CPJ welcomes indictment of 200 in Maguindanao slaying
|Publisher||Committee to Protect Journalists|
|Publication Date||9 February 2010|
|Cite as||Committee to Protect Journalists, CPJ welcomes indictment of 200 in Maguindanao slaying, 9 February 2010, available at: http://www.refworld.org/docid/4b878ffbc.html [accessed 20 August 2014]|
|Disclaimer||This is not a UNHCR publication. UNHCR is not responsible for, nor does it necessarily endorse, its content. Any views expressed are solely those of the author or publisher and do not necessarily reflect those of UNHCR, the United Nations or its Member States.|
New York, February 9, 2010 – An indictment in the Philippines of nearly 200 people in the November 23 killings of 57 people, including 32 journalists and media workers, is a welcome first step toward achieving justice in this terribly slaying, the Committee to Protect Journalists said today. CPJ hopes that this signals a coming reversal in the country's abysmal record of impunity.
According to local and international news reports, the indictment charged the powerful local politician and political clan leader Andal Ampatuan Sr. and others (differing media reports put the number somewhere between 195 and 197) of conspiring to ambush and kill members of the rival Mangudadatu family and supporters, who were gunned down in Maguindanao province. The killings were allegedly carried out to prevent Esmael Mangudadatu from challenging the Ampatuans' control of the province in May's elections. The 32 journalists and media workers killed in the attack were in a convoy with Mangudadatu's family members and his political allies to enter his name as a candidate.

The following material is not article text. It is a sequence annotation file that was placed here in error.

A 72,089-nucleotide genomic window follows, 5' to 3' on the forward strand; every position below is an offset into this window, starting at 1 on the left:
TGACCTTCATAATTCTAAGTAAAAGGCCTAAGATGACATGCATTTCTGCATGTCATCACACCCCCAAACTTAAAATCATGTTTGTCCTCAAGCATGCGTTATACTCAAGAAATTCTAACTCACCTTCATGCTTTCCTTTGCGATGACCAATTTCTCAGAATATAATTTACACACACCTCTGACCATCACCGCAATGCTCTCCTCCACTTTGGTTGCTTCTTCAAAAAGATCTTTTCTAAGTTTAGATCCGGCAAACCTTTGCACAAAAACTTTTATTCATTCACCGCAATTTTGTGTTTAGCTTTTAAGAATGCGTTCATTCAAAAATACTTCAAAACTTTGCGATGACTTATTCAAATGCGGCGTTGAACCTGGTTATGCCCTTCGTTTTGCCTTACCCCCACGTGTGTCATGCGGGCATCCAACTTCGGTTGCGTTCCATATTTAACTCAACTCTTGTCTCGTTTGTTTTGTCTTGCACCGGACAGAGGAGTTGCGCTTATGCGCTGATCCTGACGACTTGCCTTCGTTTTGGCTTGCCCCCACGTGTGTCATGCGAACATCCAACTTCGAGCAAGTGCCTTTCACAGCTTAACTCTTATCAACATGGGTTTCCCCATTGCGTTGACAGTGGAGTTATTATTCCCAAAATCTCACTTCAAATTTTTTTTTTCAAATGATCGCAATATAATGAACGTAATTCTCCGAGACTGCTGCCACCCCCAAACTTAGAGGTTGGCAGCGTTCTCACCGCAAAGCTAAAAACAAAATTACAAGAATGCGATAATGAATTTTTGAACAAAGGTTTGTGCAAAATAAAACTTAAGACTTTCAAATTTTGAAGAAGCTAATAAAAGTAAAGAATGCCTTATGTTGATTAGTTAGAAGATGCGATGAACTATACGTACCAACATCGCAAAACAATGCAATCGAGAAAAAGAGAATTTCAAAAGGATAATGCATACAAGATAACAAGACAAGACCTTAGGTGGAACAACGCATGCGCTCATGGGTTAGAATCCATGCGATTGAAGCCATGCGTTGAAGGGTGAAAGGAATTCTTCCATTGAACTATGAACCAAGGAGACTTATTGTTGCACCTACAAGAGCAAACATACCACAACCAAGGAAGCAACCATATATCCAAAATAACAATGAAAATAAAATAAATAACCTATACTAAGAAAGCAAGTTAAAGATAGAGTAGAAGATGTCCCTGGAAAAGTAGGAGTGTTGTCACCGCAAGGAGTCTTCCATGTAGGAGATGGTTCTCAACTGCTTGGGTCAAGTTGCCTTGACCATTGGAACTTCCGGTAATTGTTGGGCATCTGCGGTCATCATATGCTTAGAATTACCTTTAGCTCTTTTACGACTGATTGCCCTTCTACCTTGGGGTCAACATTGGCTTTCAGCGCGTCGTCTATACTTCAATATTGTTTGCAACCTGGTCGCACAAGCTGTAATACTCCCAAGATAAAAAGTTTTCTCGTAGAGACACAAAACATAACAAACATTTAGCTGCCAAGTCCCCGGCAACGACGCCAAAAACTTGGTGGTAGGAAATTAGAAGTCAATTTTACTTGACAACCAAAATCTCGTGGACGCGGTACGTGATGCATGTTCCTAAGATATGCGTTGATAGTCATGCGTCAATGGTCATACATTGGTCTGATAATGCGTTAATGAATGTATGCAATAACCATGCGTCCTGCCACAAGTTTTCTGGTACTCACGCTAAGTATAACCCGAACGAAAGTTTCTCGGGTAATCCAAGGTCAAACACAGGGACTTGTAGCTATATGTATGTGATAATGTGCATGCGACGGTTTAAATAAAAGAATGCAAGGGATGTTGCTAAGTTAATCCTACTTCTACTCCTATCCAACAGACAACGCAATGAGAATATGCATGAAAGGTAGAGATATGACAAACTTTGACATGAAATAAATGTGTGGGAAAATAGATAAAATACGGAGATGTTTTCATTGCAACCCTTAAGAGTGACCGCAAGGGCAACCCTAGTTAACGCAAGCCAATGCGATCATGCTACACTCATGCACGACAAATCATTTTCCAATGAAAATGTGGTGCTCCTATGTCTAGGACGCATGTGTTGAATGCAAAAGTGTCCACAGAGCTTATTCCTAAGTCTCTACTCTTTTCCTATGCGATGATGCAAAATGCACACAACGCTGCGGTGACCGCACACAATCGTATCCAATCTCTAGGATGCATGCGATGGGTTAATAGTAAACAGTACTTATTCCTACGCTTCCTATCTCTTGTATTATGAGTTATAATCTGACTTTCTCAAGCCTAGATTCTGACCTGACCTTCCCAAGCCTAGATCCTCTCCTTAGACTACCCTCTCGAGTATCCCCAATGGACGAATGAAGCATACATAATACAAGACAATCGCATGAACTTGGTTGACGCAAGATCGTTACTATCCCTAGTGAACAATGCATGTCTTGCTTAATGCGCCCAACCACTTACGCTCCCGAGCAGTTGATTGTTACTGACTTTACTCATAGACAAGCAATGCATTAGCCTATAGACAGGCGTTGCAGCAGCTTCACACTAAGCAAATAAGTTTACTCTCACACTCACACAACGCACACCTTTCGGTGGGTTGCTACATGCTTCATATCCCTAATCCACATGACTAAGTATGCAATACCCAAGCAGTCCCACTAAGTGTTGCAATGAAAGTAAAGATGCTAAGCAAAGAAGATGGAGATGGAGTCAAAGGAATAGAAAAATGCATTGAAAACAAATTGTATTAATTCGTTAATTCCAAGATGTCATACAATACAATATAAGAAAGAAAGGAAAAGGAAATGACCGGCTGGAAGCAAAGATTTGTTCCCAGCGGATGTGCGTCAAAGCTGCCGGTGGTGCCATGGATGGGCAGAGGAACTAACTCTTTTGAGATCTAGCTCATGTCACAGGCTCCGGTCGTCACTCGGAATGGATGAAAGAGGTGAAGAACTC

"This is a welcome fist step in addressing this terrible attack," said Bob Dietz, CPJ's Asia program coordinator. "But with a change in political administrations at the provincial and national level expected after May's elections, the Philippines' judiciary and prosecutorial teams must maintain the energy to bring what will be a very complex judicial process to completion."
CPJ data show the killings to be by far the single worst incident in which journalists have been killed. CPJ has expressed fears (here and here) that there would not be a successful prosecution of the perpetrators.
The Philippines ranks second on CPJ's list of the deadliest countries for journalists, behind only Iraq. The country ranks sixth on our 2009 Global Impunity Index, and would move up if the Maguindanao killings are not fully prosecuted.
"A successful prosecution would help reduce the overwhelming level of impunity for those who kill journalists in the Philippines," Dietz said.